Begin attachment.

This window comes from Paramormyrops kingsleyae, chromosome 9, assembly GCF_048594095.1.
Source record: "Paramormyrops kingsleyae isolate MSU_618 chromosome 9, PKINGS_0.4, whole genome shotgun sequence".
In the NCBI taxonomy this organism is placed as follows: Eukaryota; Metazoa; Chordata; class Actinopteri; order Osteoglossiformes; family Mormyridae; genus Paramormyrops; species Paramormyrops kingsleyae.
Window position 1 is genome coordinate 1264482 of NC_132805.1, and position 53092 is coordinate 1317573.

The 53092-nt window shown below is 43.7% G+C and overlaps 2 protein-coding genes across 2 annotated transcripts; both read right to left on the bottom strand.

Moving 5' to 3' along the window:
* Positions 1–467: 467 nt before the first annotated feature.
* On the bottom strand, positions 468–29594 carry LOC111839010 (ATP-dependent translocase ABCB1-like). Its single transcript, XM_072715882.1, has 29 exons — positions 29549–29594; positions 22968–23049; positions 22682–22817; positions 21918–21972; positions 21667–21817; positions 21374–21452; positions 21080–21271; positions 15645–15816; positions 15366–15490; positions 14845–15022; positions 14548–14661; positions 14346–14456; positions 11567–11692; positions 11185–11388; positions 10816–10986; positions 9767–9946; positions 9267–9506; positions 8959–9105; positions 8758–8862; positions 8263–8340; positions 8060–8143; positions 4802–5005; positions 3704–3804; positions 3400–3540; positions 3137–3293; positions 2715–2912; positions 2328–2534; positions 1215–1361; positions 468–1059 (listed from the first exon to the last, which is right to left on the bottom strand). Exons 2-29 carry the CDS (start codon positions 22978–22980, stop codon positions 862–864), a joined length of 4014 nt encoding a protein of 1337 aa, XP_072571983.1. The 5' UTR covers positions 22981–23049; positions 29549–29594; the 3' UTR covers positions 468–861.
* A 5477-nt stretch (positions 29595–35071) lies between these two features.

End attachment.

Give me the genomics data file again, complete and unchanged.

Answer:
This window comes from Paramormyrops kingsleyae, chromosome 9, assembly GCF_048594095.1.
Source record: "Paramormyrops kingsleyae isolate MSU_618 chromosome 9, PKINGS_0.4, whole genome shotgun sequence".
In the NCBI taxonomy this organism is placed as follows: Eukaryota; Metazoa; Chordata; class Actinopteri; order Osteoglossiformes; family Mormyridae; genus Paramormyrops; species Paramormyrops kingsleyae.
Window position 1 is genome coordinate 1264482 of NC_132805.1, and position 53092 is coordinate 1317573.

The 53092-nt window shown below is 43.7% G+C and overlaps 2 protein-coding genes across 2 annotated transcripts; both read right to left on the bottom strand.

Moving 5' to 3' along the window:
* Positions 1–467: 467 nt before the first annotated feature.
* On the bottom strand, positions 468–29594 carry LOC111839010 (ATP-dependent translocase ABCB1-like). Its single transcript, XM_072715882.1, has 29 exons — positions 29549–29594; positions 22968–23049; positions 22682–22817; positions 21918–21972; positions 21667–21817; positions 21374–21452; positions 21080–21271; positions 15645–15816; positions 15366–15490; positions 14845–15022; positions 14548–14661; positions 14346–14456; positions 11567–11692; positions 11185–11388; positions 10816–10986; positions 9767–9946; positions 9267–9506; positions 8959–9105; positions 8758–8862; positions 8263–8340; positions 8060–8143; positions 4802–5005; positions 3704–3804; positions 3400–3540; positions 3137–3293; positions 2715–2912; positions 2328–2534; positions 1215–1361; positions 468–1059 (listed from the first exon to the last, which is right to left on the bottom strand). Exons 2-29 carry the CDS (start codon positions 22978–22980, stop codon positions 862–864), a joined length of 4014 nt encoding a protein of 1337 aa, XP_072571983.1. The 5' UTR covers positions 22981–23049; positions 29549–29594; the 3' UTR covers positions 468–861.
* A 5477-nt stretch (positions 29595–35071) lies between these two features.